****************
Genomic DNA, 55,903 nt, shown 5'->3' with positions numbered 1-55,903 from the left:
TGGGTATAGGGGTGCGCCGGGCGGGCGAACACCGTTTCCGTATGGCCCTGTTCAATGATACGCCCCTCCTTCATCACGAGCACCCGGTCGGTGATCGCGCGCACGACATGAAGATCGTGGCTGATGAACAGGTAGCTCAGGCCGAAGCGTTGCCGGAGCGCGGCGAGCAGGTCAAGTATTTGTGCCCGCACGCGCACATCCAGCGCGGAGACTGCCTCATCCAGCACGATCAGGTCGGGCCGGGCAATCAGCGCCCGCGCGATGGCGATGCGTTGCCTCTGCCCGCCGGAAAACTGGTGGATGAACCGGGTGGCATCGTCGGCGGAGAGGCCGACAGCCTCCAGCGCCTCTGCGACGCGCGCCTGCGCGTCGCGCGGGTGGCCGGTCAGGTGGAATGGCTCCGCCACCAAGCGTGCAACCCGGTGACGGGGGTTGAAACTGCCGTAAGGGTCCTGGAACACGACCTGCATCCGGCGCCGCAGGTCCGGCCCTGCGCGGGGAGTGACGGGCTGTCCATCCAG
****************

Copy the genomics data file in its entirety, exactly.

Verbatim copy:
Genomic DNA, 55,903 nt, shown 5'->3' with positions numbered 1-55,903 from the left:
TGGGTATAGGGGTGCGCCGGGCGGGCGAACACCGTTTCCGTATGGCCCTGTTCAATGATACGCCCCTCCTTCATCACGAGCACCCGGTCGGTGATCGCGCGCACGACATGAAGATCGTGGCTGATGAACAGGTAGCTCAGGCCGAAGCGTTGCCGGAGCGCGGCGAGCAGGTCAAGTATTTGTGCCCGCACGCGCACATCCAGCGCGGAGACTGCCTCATCCAGCACGATCAGGTCGGGCCGGGCAATCAGCGCCCGCGCGATGGCGATGCGTTGCCTCTGCCCGCCGGAAAACTGGTGGATGAACCGGGTGGCATCGTCGGCGGAGAGGCCGACAGCCTCCAGCGCCTCTGCGACGCGCGCCTGCGCGTCGCGCGGGTGGCCGGTCAGGTGGAATGGCTCCGCCACCAAGCGTGCAACCCGGTGACGGGGGTTGAAACTGCCGTAAGGGTCCTGGAACACGACCTGCATCCGGCGCCGCAGGTCCGGCCCTGCGCGGGGAGTGACGGGCTGTCCATCCAG